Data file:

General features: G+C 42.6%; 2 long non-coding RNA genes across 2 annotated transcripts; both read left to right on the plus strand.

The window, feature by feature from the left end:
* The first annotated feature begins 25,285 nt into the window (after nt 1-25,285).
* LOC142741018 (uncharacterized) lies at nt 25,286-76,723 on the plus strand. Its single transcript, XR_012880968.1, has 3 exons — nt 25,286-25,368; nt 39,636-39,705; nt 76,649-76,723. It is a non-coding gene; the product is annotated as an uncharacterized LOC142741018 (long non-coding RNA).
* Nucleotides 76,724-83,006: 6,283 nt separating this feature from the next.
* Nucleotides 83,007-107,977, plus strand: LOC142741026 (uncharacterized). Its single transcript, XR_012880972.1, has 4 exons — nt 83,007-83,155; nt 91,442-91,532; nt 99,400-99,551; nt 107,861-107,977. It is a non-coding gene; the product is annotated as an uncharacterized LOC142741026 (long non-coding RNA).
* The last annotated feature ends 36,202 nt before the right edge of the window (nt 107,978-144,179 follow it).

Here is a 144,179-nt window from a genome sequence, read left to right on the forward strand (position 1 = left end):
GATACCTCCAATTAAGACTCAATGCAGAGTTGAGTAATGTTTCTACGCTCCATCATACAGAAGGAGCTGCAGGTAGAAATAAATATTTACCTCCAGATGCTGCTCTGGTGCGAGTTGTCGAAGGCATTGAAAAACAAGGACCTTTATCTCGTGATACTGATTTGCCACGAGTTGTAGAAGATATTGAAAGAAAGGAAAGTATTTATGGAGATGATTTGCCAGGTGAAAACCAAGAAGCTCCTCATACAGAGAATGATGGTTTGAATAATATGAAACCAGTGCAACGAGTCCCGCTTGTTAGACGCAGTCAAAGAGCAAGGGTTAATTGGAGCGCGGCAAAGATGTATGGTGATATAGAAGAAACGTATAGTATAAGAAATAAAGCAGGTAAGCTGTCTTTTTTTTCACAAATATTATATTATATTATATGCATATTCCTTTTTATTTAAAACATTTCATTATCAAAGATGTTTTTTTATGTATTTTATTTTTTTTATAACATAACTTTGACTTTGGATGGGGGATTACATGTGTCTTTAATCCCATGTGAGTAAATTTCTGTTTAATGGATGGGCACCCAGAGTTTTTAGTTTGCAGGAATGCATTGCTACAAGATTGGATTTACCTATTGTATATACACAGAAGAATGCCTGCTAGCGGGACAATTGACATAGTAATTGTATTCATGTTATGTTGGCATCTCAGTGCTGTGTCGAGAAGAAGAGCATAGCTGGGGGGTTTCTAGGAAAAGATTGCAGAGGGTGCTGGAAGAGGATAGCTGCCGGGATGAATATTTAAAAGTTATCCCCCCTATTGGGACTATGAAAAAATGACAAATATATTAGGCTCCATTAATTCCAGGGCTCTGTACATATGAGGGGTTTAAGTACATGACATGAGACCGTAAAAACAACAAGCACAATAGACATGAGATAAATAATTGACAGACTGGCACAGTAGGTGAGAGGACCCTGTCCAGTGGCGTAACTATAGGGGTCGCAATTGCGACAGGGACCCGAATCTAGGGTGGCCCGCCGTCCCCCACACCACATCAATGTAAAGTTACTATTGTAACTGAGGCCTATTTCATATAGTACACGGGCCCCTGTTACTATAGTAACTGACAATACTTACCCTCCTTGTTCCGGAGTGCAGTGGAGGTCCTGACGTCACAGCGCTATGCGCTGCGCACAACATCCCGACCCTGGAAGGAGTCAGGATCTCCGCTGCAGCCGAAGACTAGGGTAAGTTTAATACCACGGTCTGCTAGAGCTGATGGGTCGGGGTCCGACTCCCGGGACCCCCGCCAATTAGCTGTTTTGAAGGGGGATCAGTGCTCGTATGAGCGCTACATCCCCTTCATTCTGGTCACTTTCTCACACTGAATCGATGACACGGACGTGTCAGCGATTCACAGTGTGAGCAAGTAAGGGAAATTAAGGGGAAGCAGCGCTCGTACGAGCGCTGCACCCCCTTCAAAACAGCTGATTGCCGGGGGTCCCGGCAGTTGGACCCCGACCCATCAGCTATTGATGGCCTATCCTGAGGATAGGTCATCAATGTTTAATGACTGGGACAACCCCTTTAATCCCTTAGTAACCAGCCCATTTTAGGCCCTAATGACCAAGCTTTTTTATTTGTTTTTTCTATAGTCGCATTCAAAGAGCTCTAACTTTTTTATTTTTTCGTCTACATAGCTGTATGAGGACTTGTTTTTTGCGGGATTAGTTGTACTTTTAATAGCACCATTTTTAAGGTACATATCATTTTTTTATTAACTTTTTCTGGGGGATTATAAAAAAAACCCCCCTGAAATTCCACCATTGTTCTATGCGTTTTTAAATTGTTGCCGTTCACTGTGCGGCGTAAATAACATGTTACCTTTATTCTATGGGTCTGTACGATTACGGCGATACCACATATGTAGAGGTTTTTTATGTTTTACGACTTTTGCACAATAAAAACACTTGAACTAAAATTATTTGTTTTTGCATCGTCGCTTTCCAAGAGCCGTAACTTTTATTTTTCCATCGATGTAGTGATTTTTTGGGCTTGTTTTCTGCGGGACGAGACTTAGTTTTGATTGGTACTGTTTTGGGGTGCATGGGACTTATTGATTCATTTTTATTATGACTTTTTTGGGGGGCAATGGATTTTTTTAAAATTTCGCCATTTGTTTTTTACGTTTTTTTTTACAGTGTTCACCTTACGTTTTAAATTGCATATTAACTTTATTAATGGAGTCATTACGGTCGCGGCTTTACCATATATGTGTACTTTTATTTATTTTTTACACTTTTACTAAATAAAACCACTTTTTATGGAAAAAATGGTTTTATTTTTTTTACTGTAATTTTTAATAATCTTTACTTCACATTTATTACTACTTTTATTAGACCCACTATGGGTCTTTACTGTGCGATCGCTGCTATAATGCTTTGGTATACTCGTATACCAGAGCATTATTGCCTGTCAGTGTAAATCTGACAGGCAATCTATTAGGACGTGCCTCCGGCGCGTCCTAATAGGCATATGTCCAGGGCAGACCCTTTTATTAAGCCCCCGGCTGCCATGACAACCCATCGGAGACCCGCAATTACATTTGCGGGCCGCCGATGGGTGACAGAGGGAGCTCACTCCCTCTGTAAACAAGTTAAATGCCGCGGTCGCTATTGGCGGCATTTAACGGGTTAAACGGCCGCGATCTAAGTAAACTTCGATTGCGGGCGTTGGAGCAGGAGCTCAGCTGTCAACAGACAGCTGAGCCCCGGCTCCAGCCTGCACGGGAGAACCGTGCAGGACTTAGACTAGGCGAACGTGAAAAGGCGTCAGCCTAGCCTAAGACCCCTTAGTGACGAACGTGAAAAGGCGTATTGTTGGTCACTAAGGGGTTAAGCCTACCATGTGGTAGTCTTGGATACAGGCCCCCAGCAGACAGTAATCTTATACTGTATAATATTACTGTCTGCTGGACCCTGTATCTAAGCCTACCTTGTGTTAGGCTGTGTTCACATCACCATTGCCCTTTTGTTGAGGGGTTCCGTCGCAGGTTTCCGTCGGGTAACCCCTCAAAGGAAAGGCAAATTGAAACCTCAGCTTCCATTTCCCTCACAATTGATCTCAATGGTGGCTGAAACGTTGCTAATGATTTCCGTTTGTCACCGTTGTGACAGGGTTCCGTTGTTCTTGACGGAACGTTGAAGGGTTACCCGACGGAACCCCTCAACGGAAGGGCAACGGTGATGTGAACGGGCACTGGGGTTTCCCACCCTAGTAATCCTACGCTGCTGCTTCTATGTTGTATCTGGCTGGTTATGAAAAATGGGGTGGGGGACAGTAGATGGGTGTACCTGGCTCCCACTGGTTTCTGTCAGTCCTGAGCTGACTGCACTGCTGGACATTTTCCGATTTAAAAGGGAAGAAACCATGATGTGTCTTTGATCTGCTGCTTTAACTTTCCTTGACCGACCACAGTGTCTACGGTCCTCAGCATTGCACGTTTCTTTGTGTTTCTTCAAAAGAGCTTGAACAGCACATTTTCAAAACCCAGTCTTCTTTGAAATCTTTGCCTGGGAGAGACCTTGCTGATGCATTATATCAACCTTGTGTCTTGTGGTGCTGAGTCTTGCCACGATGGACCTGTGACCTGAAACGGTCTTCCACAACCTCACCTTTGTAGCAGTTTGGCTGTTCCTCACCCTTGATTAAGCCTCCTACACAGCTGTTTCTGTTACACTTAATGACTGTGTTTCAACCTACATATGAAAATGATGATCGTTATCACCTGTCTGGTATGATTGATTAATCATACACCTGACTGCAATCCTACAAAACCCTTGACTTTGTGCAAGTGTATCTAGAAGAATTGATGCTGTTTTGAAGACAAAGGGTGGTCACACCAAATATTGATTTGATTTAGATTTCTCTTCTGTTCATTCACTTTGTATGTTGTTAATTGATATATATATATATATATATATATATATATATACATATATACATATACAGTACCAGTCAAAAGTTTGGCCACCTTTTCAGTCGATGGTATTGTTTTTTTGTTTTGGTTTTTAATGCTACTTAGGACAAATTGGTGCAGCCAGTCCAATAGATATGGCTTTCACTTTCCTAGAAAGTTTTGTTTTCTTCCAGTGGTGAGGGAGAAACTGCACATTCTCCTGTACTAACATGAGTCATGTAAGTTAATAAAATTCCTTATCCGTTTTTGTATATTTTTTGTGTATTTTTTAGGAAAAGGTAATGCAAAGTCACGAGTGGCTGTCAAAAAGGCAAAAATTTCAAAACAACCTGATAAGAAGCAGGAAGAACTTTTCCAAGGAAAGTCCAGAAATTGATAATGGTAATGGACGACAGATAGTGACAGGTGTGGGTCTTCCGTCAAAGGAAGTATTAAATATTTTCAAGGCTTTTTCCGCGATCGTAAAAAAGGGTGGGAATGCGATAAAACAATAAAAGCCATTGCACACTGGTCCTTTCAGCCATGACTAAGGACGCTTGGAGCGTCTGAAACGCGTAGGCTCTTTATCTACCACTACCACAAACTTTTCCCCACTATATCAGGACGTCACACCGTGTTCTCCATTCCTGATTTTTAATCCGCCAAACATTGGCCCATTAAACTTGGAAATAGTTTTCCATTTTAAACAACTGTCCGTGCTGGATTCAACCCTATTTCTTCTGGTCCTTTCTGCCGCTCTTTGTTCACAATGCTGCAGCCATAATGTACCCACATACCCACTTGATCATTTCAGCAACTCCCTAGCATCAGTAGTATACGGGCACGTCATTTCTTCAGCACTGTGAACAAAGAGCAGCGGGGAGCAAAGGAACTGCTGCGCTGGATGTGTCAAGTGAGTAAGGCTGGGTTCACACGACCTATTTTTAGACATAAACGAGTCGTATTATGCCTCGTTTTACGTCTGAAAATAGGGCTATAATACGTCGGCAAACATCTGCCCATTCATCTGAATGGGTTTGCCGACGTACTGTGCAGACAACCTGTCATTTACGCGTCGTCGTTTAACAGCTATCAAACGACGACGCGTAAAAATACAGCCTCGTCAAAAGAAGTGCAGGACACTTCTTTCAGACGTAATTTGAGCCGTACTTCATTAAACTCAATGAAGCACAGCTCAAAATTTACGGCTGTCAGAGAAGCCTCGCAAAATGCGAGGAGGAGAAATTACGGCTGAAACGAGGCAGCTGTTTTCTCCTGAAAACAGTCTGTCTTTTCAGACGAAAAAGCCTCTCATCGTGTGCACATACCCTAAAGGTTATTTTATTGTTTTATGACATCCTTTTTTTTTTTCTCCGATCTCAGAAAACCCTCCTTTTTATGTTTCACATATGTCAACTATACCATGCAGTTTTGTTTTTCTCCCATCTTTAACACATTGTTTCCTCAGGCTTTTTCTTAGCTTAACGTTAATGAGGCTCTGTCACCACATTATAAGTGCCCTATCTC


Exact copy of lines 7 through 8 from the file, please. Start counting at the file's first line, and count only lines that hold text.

* The last annotated feature ends 36,202 nt before the right edge of the window (nt 107,978-144,179 follow it).

Here is a 144,179-nt window from a genome sequence, read left to right on the forward strand (position 1 = left end):